As mentioned above, a bit is the smallest possible data storage unit of measurement. Although storage capacity for enterprises is negligible until we start talking about solutions with massive amounts of storage, small businesses have more freedom. For small businesses, it can be enough to store files, images, or other important documents on CD’s, USB drives, and low-capacity external hard drives. There are also services like Google Drive and Dropbox that let you store files online.

The jump from small business to mid-size and enterprise-level business is a large one, particularly when it comes to data storage needs. It’s important to consider not only budget restraints, but physical limitations as well. Digital storage requires physical servers, hard drives, cables, and other technology that needs to be stored. When your business starts needing to store petabytes, exabytes, or even zettabytes of data, you’re going to need a lot of hardware. It’s big decision to make, and it’s important to weigh the pros and cons of the different methods available to you. There are also options to rely on the resources of other companies and store your data in the cloud.

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Picking the Best Data Storage Solution

When it comes to picking a data storage solution, companies can choose from a variety of options, but the most common ones fall into three categories: Direct Attached Storage (DAS), Network Attached Storage (NAS), and Storage Area Network (SAN).


DAS solutions are typically the simplest and the cheapest. High-capacity backup hard drives, solid state drives, and optical disc drives are all examples of DAS solutions. Because of the relatively cheap price and minimal space obstruction, DAS is a great choice for very small businesses with only a handful of employees. Remote access is usually not possible with DAS.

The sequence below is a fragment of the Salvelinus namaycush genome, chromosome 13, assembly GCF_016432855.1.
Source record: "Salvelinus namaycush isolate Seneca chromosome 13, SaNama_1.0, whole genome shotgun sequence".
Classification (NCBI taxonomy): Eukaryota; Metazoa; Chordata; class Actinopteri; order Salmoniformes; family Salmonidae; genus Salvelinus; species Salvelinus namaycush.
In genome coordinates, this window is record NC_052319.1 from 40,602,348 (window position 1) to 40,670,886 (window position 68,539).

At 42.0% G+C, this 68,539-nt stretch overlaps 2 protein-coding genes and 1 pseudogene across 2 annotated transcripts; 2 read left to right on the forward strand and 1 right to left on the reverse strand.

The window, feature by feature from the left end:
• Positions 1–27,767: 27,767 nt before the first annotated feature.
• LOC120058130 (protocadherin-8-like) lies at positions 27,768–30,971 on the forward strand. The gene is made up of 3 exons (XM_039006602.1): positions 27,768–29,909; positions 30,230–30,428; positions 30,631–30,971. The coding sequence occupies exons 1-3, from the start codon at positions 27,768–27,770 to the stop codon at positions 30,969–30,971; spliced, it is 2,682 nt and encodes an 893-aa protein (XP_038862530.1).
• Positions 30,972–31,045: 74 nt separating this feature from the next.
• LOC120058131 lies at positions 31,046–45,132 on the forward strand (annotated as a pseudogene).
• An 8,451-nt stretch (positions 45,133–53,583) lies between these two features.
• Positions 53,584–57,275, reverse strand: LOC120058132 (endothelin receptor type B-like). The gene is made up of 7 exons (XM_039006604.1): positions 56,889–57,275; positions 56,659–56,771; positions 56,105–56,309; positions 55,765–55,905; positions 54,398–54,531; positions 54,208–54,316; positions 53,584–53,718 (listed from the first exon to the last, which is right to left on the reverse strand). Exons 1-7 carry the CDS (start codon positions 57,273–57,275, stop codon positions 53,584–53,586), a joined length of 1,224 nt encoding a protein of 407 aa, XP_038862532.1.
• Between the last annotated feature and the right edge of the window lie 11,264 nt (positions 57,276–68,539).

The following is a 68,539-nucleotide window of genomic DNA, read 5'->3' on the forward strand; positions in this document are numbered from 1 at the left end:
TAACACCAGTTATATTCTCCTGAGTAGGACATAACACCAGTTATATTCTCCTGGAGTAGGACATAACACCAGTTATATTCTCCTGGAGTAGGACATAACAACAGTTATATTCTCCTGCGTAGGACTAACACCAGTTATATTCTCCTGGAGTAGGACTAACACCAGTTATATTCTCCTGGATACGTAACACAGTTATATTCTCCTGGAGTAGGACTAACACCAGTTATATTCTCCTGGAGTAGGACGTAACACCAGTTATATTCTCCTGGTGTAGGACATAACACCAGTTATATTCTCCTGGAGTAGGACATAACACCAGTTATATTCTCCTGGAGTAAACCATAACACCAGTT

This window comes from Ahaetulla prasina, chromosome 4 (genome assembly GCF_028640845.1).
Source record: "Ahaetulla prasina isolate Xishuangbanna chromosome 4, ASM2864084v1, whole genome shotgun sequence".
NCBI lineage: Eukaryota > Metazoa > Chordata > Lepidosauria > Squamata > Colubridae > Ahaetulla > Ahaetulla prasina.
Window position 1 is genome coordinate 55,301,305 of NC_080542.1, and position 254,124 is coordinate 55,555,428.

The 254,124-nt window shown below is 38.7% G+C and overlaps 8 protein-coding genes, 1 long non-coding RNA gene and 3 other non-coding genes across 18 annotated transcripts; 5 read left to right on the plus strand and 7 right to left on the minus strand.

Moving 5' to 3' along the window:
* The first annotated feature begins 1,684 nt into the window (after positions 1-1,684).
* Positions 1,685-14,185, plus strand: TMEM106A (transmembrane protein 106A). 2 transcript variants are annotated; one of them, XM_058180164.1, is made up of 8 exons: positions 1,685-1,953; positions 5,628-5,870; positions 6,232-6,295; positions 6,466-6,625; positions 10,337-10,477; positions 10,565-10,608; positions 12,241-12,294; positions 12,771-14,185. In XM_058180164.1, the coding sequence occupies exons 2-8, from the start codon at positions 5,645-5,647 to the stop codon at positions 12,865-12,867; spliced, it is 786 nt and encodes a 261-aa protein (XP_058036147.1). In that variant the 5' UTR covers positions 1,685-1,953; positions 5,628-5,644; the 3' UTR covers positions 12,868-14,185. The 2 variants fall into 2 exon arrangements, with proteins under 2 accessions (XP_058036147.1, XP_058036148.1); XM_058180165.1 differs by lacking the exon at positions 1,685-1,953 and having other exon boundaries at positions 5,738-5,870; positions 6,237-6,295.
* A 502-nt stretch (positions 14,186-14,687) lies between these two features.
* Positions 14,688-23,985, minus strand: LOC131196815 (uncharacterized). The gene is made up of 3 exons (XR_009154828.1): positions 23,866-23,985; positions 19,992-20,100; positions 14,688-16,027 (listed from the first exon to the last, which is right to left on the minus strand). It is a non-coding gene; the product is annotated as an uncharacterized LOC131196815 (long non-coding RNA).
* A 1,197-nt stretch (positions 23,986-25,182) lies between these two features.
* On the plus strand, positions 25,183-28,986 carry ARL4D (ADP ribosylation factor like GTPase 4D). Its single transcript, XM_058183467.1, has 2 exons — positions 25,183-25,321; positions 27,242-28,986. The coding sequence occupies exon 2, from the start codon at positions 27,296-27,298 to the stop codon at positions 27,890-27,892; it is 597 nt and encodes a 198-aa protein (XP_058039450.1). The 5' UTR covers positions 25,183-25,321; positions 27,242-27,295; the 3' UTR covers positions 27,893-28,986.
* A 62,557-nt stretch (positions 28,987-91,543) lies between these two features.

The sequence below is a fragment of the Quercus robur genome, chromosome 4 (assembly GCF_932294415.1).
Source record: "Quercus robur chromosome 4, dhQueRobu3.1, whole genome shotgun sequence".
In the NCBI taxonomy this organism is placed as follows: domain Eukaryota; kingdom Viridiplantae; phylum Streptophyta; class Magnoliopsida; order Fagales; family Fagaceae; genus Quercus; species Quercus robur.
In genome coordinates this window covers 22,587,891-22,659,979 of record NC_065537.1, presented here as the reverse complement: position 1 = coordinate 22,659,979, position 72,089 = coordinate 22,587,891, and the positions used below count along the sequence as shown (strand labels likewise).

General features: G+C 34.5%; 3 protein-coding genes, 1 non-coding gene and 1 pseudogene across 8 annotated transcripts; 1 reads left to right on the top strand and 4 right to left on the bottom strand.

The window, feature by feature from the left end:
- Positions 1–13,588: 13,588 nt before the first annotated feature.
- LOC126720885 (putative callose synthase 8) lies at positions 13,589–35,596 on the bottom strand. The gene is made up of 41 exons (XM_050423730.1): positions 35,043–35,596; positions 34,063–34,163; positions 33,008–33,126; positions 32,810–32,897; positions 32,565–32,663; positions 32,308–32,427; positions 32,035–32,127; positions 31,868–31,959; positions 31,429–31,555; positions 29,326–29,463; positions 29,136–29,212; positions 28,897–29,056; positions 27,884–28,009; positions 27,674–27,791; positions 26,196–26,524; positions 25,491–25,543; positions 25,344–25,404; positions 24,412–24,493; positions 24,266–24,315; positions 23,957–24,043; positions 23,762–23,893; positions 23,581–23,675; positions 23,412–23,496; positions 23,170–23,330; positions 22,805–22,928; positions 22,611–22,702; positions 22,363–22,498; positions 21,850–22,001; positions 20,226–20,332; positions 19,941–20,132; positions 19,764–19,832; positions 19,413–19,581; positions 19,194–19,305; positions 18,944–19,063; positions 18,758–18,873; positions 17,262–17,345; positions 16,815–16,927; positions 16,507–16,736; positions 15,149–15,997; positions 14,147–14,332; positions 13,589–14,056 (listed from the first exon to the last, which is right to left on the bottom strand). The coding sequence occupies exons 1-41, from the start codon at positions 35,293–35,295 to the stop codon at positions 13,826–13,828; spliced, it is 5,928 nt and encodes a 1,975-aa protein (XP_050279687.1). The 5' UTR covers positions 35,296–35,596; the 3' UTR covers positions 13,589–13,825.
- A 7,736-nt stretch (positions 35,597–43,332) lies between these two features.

Small to mid-size companies have more demanding data storage requirements than small businesses. NAS allows these companies to store data in a centralized location, and can be accessed remotely from various devices on your network. NAS are usually pieces of hardware fitted with multiple hard drives in a RAID configuration, and can be connected to a switch or router on a network via a network interface card. If your business is looking for centralized storage, remote access, file sharing, and scalability, consider utilizing a NAS solution.


SAN solutions are a good fit for large companies and enterprises that have the space to store multiple disk arrays, switches, and servers. SAN gives access to large blocks of data between servers and storage devices across multiple locations. This solution is a necessity for any large company that needs to reliably and quickly access massive amounts of data. SAN also provides a higher level of data security and is much more fault-tolerant than NAS and DAS.

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Anna Birna Turner